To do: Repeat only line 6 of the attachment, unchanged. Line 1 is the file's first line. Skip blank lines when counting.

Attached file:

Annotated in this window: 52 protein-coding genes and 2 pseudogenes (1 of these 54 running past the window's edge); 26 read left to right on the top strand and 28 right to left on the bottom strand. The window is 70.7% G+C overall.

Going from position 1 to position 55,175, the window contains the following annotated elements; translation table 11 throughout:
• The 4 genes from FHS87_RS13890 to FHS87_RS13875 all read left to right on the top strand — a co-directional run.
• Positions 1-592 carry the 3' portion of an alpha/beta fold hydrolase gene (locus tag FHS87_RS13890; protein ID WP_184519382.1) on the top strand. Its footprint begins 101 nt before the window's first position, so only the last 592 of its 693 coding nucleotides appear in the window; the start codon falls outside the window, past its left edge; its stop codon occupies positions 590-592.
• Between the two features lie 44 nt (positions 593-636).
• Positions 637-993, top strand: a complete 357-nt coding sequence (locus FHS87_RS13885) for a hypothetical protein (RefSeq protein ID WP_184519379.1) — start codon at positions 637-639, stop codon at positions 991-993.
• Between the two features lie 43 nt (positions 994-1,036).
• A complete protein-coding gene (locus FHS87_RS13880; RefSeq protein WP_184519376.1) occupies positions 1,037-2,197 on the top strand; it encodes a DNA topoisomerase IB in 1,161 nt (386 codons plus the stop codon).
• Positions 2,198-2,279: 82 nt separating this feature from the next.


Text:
• Positions 637-993, top strand: a complete 357-nt coding sequence (locus FHS87_RS13885) for a hypothetical protein (RefSeq protein ID WP_184519379.1) — start codon at positions 637-639, stop codon at positions 991-993.